It is a time for me to reflect, professionally and personally, and take some notes. There were the lessons and novels that looked great on paper but were awful in real life (no more Things Fall Apart!). Lots of great class discussions and some that fell on deaf ears and blank faces (1984 anyone??). The live theater performances we attended were great for those who ventured beyond our small town boundaries. And connections with particular classes or individual students are always special, though today I realized just what that means.
As the senior pictures and thank you cards cross my desk, I get a bit immune to the tears and sentimentality. I guess having done this for 12 years, it all begins to look and feel the same. Just another group of seniors restating the same "I love your class" and "I will miss you" messages that I've heard for over a decade. Now I don't want to sound callous or ungrateful. My students are a pretty good bunch of kids and I wish them each the best of luck as they head off into the next phase of their lives (I know, cliche graduation phrase!). But countless seniors say those things to countless teachers across the state and nation this time of year so it gets a bit generic. Makes me wonder if, as they say, teachers really do touch lives.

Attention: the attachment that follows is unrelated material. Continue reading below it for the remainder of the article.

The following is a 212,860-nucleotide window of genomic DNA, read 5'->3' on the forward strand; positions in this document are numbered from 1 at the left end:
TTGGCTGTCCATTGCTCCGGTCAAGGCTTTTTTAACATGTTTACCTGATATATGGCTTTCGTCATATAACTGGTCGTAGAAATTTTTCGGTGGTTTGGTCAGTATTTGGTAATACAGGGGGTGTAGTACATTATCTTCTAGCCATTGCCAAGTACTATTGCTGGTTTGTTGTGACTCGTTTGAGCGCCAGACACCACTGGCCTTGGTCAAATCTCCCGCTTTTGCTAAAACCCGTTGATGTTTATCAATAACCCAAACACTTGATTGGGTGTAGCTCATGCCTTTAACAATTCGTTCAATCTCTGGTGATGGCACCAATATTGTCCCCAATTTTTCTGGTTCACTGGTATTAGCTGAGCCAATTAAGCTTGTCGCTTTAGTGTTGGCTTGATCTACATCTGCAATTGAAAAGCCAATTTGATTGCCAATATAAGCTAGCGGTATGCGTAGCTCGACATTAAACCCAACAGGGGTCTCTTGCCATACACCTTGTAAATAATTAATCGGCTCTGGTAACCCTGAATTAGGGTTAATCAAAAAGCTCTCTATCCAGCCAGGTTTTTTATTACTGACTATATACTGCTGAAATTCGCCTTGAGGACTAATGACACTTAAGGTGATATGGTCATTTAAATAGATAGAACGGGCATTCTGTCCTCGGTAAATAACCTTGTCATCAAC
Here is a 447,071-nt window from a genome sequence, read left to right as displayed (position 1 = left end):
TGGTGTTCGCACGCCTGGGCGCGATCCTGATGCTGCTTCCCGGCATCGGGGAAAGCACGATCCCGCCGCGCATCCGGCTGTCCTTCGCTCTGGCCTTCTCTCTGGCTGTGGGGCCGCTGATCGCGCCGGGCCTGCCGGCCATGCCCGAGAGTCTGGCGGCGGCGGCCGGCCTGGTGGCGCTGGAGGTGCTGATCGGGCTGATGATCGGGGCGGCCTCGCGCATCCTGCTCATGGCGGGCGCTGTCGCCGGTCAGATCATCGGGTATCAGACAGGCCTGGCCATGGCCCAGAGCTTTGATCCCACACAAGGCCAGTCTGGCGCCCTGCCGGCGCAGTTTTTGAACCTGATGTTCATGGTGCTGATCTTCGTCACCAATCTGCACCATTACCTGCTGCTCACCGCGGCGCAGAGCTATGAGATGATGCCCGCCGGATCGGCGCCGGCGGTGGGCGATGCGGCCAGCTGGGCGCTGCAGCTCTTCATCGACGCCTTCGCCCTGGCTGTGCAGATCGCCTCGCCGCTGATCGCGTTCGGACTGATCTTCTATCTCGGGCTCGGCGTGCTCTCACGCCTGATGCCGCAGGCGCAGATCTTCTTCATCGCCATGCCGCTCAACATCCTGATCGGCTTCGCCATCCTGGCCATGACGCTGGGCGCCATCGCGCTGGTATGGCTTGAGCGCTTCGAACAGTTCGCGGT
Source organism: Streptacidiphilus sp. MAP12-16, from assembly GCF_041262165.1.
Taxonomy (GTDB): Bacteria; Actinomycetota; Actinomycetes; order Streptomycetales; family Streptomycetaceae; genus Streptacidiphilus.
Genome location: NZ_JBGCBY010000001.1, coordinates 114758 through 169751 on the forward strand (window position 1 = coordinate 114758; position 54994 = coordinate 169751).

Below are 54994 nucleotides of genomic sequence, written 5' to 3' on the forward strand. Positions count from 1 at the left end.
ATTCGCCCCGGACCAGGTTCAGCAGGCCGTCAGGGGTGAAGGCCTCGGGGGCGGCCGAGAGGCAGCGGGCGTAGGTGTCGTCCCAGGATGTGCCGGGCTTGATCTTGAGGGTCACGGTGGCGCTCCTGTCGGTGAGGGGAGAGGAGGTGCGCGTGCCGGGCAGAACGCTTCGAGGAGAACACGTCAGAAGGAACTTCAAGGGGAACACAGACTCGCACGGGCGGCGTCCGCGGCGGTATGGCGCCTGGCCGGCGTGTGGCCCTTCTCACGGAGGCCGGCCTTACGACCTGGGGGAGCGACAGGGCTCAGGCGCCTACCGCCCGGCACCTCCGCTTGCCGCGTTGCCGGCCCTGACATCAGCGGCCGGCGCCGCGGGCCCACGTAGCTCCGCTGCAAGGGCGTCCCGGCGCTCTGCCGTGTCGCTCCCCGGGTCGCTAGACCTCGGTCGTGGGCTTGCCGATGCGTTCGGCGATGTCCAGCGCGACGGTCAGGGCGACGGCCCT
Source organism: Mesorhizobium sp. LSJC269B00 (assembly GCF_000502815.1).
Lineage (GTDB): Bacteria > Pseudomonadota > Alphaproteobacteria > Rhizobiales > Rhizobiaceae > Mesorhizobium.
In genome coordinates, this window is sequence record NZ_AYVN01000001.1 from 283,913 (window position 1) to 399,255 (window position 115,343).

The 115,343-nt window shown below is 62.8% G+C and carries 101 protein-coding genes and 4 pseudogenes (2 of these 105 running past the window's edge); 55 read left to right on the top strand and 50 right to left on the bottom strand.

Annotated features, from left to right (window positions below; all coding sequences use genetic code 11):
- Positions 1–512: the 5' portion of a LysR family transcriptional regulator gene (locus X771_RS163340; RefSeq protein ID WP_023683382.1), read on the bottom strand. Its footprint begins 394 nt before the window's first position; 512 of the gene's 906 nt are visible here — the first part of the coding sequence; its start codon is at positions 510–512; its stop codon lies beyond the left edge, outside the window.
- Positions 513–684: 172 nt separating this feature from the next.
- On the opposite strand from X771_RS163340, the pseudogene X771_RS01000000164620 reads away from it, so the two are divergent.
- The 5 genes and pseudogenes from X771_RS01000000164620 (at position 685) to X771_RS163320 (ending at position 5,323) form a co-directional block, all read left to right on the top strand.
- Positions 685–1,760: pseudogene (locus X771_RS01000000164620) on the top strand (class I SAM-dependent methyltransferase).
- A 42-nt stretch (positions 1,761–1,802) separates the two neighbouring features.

Apparently I did:
- One young lady remembered how I offered my slippers to wear during class because her feet were aching in her high heels.
- A shy, reserved, nervous young man joined the cast of my drama production and remembered it as one of the best things he's been encouraged to do. He was also an extra in a recent movie, by the way...
- Another member of my drama cast reiterated the fabulous friends she made and appreciated the chance to learn some new skills and just cut loose.
- My self-motivated independent student helped supervise my freshmen and we shared countless conversations about college courses, moving away from home, and growing up.
- Former student/babysitter stopped in to visit just because he missed chatting and catching up (two young children provide lots to share!).
- One young man realized I had his bests interests in mind as I strongly encouraged him to go to college up north, but he ultimately chose a local community college with the promise to get out of town in a couple of years.
- And several kids mentioned the fact that they appreciated that I "set aside what I am doing" to talk or offer advice.